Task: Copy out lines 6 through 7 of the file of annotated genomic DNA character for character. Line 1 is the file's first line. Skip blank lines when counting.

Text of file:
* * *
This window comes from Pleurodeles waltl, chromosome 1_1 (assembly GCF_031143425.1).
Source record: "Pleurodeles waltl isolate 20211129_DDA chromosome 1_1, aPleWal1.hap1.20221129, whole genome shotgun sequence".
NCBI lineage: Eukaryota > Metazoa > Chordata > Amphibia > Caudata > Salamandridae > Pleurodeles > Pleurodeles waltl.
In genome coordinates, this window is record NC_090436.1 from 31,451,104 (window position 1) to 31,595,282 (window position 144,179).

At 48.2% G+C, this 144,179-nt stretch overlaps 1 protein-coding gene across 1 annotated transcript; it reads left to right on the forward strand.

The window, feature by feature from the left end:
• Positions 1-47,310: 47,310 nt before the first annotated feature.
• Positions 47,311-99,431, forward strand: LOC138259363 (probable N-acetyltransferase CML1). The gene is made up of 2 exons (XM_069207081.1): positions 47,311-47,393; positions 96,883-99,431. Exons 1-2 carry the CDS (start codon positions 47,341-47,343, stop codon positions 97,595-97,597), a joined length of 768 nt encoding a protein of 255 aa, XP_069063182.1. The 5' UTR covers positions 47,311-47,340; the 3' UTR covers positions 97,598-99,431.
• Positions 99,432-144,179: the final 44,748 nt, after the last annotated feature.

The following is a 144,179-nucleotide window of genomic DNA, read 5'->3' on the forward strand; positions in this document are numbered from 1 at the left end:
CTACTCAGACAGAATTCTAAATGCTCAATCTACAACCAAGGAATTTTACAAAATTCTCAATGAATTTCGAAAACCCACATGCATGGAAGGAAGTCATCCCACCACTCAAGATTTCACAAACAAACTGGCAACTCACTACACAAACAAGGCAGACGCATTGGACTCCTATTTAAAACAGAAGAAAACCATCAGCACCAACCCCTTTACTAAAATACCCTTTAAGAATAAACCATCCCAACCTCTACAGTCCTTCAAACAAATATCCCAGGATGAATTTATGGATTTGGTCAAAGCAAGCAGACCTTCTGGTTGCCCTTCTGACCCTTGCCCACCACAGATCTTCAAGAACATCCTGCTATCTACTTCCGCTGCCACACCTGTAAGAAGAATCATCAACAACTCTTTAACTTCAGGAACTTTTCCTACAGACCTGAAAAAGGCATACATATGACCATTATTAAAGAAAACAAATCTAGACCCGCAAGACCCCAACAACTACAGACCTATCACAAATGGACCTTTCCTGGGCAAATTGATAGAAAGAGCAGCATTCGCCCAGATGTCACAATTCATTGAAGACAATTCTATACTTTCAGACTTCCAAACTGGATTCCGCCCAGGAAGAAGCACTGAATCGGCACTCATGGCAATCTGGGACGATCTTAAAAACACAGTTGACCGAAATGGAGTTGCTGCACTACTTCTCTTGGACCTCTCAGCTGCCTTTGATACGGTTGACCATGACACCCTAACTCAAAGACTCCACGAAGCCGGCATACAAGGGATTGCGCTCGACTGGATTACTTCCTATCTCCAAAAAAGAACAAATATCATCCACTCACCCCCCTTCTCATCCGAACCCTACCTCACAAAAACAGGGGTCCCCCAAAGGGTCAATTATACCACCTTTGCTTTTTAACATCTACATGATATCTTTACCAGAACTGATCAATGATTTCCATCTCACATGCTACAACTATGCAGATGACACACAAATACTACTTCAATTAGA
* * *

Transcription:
The window, feature by feature from the left end:
• Positions 1-47,310: 47,310 nt before the first annotated feature.